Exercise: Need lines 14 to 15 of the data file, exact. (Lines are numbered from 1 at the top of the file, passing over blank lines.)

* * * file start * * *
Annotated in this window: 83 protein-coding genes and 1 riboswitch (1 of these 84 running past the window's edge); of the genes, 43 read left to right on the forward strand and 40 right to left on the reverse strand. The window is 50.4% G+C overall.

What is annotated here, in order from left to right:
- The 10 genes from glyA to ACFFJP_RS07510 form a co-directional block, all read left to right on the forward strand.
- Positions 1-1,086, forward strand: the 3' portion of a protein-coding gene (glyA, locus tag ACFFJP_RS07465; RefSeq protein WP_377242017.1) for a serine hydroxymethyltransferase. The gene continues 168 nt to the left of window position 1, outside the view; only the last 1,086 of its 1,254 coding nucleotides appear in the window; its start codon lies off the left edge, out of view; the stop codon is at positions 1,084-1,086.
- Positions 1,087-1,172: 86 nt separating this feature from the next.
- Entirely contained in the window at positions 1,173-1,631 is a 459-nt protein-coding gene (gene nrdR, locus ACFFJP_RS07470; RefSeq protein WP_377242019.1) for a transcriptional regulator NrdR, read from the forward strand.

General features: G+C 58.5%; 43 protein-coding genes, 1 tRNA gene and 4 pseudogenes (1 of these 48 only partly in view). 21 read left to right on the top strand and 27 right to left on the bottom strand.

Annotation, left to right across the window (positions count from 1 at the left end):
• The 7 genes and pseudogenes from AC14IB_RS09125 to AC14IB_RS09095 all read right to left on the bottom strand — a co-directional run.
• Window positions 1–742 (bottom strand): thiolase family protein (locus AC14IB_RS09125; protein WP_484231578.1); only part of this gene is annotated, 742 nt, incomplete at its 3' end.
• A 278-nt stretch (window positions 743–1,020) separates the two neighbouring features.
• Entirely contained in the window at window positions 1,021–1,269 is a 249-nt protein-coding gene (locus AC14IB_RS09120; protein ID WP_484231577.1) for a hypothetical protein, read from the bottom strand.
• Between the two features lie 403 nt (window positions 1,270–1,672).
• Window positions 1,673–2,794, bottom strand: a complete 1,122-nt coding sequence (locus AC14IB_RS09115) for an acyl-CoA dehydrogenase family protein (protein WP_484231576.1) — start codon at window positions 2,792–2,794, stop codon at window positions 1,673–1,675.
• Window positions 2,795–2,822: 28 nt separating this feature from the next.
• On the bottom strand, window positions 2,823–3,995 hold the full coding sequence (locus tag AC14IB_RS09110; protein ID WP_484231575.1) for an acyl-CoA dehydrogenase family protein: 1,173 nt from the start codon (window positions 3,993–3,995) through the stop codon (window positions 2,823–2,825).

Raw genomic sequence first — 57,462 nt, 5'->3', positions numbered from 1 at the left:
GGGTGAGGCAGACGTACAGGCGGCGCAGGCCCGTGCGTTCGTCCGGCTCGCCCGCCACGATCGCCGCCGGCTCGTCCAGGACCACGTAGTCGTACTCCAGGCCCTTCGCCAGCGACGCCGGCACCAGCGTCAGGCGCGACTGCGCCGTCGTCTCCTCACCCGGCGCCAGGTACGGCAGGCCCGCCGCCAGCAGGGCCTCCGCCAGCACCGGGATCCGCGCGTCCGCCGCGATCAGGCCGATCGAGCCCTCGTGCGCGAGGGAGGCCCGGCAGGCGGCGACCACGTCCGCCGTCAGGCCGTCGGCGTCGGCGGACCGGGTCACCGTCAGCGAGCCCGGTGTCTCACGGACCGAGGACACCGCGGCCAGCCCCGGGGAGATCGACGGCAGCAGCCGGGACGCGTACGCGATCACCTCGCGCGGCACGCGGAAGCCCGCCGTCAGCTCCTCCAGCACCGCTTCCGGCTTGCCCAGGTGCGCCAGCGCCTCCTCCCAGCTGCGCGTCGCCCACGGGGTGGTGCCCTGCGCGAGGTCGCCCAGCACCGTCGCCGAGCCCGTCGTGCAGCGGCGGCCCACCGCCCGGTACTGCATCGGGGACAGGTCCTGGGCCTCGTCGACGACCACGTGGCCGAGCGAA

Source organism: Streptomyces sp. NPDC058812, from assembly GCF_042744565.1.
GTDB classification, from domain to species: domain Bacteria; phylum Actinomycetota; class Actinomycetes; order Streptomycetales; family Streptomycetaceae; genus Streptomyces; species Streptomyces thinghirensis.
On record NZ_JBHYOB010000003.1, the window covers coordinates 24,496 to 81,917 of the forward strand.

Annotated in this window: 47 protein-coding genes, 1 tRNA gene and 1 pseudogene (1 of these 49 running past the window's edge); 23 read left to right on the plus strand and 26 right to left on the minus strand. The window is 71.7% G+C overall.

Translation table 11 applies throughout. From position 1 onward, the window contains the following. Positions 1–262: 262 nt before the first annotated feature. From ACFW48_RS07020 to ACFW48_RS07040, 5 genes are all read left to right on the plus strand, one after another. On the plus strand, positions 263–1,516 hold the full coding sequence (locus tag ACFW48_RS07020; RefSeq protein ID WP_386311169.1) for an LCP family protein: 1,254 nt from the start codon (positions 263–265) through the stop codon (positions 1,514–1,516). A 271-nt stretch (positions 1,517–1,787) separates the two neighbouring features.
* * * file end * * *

• Window positions 1,673–2,794, bottom strand: a complete 1,122-nt coding sequence (locus AC14IB_RS09115) for an acyl-CoA dehydrogenase family protein (protein WP_484231576.1) — start codon at window positions 2,792–2,794, stop codon at window positions 1,673–1,675.
• Window positions 2,795–2,822: 28 nt separating this feature from the next.